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Editorial – Fight for a General Strike

It’s no longer a question of if we need a general strike, but how can we get one.

As 2012 ends and a new year begins the economic, political and social crisis of capitalism continues and even deepens.

Two and a half million people are spending their mid-winter break with little cheer: jobless, broke and harassed until they stop claiming benefits. Young people are bearing the brunt of this crisis.

If the working class as a whole did not cause this crisis, then the youth most certainly are not to blame. Yet a million under-25s are not in education, employment or training. Now Chancellor Osborne wants to rob them of housing benefit, forcing many onto the streets or back into violent homes. And this is supposed to be the Big Society.

Real wages continue to plummet. TUC research has found that an average worker on £26,000 has lost £1,500 over the past three years alone. Supermarket prices for basic foodstuffs are rising steeply, while the big six utility companies have raised tariffs by 7 to 10 per cent.

Privatisation and cuts are the inevitable result of the Tories’ fragmentation of the health and education systems. Isolated and competing against each other, hospitals and schools are shedding jobs, restricting services or closing their doors.

Popular demand
So it was no surprise that over 150,000 workers converged on London on 20 October for the TUC’s march for A Future That Works, with significant numbers also assembling in Belfast and Glasgow.

The most popular slogans on the demo were those calling for a general strike. Earlier in the month the TUC Congress voted overwhelmingly to consider “the practicalities of a general strike”. Well, if this was their first public consultation exercise, the answer was an overwhelming “Yes”.

At the rally in Hyde Park, Unite General Secretary Len McCluskey electrified the huge crowd when he called for a vote: “Who here wants a general strike?” A forest of hands went up.

This indicates we are entering a new phase in the struggle.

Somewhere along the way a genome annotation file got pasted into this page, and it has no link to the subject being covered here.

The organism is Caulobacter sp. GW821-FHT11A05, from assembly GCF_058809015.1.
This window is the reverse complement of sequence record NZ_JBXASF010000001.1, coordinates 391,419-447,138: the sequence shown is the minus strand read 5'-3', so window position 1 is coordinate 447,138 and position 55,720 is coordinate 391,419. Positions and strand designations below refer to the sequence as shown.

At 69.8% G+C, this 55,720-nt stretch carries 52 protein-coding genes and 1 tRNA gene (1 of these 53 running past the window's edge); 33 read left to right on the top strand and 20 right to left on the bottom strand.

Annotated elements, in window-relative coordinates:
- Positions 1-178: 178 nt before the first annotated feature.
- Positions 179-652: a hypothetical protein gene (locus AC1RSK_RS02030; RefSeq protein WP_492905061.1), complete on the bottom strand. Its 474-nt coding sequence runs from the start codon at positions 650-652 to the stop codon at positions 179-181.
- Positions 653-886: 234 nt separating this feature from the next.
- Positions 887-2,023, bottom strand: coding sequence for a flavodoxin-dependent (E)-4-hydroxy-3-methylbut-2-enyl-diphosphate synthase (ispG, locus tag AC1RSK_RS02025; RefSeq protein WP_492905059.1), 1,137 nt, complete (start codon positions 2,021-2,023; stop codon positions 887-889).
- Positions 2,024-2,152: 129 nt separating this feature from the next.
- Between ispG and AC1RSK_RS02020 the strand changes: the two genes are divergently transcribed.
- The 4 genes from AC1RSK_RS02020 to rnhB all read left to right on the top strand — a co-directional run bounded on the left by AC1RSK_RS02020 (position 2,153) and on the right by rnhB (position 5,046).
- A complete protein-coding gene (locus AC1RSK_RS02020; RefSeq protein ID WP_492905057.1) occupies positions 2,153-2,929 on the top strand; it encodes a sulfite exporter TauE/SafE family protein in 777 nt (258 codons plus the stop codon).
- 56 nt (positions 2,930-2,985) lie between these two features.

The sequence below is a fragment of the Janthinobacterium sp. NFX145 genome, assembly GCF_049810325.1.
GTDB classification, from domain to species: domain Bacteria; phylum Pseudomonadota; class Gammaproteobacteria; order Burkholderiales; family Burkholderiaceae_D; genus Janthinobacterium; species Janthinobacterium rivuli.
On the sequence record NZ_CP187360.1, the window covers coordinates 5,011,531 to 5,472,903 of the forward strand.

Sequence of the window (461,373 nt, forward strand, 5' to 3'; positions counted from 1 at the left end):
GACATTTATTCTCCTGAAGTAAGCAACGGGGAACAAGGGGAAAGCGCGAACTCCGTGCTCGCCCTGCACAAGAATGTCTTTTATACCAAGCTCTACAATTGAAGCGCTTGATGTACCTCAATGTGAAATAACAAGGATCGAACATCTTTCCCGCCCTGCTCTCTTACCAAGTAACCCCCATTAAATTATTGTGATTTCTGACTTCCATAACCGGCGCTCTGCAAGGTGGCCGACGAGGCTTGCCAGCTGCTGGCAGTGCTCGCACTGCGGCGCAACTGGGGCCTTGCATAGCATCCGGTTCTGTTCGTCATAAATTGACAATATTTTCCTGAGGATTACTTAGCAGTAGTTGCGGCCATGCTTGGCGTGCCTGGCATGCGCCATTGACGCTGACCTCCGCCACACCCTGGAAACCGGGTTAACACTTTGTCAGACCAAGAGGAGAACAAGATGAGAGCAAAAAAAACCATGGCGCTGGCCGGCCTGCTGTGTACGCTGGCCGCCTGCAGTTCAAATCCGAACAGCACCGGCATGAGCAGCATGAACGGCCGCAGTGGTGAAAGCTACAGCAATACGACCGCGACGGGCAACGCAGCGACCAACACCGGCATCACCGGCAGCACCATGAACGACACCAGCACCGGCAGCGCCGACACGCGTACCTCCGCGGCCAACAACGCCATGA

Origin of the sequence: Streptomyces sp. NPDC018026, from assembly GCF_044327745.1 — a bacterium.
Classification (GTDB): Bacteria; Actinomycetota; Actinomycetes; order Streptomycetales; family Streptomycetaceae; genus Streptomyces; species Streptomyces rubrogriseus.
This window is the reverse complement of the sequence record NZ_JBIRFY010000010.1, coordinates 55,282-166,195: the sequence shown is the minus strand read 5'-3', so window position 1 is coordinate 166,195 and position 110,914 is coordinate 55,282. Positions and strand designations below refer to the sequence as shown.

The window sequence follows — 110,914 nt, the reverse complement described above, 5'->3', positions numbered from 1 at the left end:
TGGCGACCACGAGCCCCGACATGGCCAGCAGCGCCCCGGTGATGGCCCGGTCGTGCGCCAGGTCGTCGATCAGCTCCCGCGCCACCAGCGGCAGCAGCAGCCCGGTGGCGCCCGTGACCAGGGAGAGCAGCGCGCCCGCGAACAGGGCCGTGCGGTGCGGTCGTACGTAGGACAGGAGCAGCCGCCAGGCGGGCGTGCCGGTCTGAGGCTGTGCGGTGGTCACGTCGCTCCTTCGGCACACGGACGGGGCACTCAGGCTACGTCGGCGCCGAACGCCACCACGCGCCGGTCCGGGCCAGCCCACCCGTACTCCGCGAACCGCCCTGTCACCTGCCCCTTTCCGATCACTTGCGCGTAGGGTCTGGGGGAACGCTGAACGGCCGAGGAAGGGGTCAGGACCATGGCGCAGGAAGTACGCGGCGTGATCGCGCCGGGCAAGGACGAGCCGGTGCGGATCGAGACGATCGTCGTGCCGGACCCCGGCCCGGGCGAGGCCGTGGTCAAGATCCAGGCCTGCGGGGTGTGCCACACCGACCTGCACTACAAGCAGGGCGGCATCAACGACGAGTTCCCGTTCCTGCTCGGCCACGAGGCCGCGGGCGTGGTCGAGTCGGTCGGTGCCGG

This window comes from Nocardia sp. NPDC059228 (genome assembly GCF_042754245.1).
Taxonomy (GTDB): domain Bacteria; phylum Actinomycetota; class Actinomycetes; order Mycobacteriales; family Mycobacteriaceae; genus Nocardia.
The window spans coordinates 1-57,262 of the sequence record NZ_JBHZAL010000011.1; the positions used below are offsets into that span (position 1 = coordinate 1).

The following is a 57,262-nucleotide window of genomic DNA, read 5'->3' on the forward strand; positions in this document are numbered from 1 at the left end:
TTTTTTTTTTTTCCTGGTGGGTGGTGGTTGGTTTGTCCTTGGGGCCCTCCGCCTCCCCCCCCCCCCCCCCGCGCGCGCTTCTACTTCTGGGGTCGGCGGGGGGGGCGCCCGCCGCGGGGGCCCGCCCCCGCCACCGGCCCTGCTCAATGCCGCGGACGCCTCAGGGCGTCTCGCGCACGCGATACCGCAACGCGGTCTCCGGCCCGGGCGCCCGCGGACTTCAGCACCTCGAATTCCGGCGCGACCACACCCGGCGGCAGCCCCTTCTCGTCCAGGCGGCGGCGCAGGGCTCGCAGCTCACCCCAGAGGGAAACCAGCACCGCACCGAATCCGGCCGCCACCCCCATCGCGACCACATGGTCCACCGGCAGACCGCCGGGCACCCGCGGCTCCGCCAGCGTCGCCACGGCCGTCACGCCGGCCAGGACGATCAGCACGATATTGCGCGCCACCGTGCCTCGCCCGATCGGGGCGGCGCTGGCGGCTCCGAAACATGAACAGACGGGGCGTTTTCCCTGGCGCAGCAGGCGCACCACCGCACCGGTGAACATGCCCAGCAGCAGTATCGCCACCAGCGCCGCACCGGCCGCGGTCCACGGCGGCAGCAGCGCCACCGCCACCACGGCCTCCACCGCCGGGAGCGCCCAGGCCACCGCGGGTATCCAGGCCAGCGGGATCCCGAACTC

Faced with the longest and deepest recession since the 1930s, millions of workers are daunted by the prospect of fighting back section by section. With 2.5 million unemployed ready to take your job, every sector of the economy in dire straits and the government demanding £99 billion of cuts, the chances of winning significant concessions by strike action – usually only for one day and well spaced out – at local or even national level looks increasingly daunting.

But the idea that we should do it all together looks like sheer common sense to increasing numbers. Being part of a huge social movement with all the unions, both public and private sector, involving the unemployed, students and welfare claimants, seems far more promising. Besides, when we are suffering a political attack, a political response – which is what a general strike is – is clearly appropriate.

So we should no longer ask, “Is the time right for a general strike?” but “How can we get one?”

Here’s five things we can all do to help bring a general strike closer.

1 In your workplace and your union branch, in your school or college, argue for a general strike. If you can, pass a resolution in your branch or student union in support of the general strike. Workers Power members have done this in a variety of unions and received enthusiastic support.

Draw up a petition to pass around. This will give you the opportunity to start a discussion, to identify and gather the details of those who agree, and demonstrate to others the groundswell of opinion rising in support.